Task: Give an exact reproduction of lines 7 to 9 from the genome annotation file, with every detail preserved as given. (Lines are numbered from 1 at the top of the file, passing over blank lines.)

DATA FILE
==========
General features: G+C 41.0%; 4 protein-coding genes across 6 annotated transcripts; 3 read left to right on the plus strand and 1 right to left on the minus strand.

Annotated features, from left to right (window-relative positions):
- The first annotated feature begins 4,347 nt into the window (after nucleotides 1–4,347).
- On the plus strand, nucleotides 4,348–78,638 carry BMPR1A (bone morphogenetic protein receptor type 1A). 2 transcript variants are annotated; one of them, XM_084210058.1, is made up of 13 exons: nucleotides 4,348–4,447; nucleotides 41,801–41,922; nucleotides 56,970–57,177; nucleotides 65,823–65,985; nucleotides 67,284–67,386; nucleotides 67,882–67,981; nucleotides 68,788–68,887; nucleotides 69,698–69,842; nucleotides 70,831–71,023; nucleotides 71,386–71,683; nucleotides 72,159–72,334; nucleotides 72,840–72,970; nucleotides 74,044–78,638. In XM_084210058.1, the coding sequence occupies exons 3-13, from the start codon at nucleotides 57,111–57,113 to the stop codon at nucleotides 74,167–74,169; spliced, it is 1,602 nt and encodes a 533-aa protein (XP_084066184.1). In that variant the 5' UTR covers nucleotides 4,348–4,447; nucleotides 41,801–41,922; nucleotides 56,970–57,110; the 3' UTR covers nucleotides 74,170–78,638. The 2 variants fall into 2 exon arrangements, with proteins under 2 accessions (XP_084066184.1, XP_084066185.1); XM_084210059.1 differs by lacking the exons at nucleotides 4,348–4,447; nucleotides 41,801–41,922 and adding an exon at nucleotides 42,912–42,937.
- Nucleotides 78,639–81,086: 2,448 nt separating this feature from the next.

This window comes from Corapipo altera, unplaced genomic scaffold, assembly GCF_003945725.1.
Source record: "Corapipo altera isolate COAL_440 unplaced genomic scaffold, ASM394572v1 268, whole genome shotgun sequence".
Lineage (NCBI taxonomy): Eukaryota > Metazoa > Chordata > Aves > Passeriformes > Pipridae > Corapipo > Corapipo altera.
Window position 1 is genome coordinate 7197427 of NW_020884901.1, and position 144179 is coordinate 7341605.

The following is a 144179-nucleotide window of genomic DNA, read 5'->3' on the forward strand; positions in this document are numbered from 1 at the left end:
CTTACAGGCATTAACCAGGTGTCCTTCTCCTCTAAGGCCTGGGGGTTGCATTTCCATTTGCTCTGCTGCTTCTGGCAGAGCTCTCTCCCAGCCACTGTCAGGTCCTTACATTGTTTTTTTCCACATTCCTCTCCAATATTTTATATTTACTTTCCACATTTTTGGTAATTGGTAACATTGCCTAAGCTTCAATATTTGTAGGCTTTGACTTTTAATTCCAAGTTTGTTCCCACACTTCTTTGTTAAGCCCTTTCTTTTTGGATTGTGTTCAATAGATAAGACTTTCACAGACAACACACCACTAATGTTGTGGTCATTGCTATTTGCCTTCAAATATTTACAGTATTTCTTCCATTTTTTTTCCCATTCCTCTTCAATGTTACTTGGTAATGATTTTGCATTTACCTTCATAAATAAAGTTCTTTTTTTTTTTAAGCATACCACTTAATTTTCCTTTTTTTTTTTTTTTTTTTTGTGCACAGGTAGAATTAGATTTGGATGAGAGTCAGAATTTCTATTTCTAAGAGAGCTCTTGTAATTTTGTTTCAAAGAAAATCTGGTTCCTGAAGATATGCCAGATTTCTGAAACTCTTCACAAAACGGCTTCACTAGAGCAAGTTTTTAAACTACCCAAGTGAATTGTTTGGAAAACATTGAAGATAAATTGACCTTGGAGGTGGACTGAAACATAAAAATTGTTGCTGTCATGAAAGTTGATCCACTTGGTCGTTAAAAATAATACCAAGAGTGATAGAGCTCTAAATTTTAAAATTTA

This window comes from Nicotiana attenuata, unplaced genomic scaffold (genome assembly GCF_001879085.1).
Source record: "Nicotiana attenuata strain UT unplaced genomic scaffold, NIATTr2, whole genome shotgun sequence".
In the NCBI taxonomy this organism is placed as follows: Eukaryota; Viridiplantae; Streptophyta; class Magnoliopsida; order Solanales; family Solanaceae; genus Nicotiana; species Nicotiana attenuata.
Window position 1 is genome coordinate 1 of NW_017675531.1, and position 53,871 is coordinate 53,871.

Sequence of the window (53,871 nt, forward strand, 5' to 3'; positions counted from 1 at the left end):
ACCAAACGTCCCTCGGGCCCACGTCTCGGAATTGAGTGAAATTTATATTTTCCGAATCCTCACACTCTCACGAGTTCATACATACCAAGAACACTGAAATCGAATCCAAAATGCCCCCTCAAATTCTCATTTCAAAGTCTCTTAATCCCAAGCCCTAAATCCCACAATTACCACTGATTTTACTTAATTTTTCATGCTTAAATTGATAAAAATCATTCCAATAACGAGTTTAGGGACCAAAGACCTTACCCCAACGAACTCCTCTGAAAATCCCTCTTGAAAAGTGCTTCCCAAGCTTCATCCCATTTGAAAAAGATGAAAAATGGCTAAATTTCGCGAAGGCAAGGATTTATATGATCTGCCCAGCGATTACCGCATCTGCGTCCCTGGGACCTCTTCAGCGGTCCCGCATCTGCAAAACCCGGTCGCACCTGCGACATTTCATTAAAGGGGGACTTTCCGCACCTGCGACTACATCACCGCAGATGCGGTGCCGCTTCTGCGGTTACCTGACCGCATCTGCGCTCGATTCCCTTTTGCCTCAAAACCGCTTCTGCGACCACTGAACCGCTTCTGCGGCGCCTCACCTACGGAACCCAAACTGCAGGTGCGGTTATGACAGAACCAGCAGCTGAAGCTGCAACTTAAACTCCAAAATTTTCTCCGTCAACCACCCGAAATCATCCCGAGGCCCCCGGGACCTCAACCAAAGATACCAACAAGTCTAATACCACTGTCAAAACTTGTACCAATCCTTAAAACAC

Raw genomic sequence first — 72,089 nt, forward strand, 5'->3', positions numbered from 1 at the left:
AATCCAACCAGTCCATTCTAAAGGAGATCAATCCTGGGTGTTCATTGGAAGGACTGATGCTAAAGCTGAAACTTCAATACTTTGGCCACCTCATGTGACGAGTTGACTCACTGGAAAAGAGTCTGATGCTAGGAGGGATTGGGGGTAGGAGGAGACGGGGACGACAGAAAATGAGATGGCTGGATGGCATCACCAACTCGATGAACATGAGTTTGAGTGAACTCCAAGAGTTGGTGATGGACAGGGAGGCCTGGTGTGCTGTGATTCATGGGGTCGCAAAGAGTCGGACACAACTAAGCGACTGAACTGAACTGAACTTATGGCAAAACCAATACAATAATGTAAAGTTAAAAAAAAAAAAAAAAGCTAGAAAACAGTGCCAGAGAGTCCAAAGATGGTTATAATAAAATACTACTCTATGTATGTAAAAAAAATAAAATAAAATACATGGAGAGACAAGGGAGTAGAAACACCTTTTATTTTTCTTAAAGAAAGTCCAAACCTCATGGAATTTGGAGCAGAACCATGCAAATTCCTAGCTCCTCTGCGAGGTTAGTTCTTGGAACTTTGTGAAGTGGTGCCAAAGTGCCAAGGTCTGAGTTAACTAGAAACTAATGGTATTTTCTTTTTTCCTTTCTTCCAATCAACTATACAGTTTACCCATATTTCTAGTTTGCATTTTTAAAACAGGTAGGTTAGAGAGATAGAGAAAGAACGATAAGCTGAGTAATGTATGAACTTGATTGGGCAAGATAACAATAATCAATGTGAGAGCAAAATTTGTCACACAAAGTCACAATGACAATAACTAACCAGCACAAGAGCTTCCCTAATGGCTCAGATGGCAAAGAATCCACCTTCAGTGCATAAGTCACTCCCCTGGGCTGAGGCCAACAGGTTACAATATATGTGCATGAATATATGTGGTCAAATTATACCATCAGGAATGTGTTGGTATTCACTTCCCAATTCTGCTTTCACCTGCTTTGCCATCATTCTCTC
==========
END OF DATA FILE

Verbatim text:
Source record: "Corapipo altera isolate COAL_440 unplaced genomic scaffold, ASM394572v1 268, whole genome shotgun sequence".
Lineage (NCBI taxonomy): Eukaryota > Metazoa > Chordata > Aves > Passeriformes > Pipridae > Corapipo > Corapipo altera.
Window position 1 is genome coordinate 7197427 of NW_020884901.1, and position 144179 is coordinate 7341605.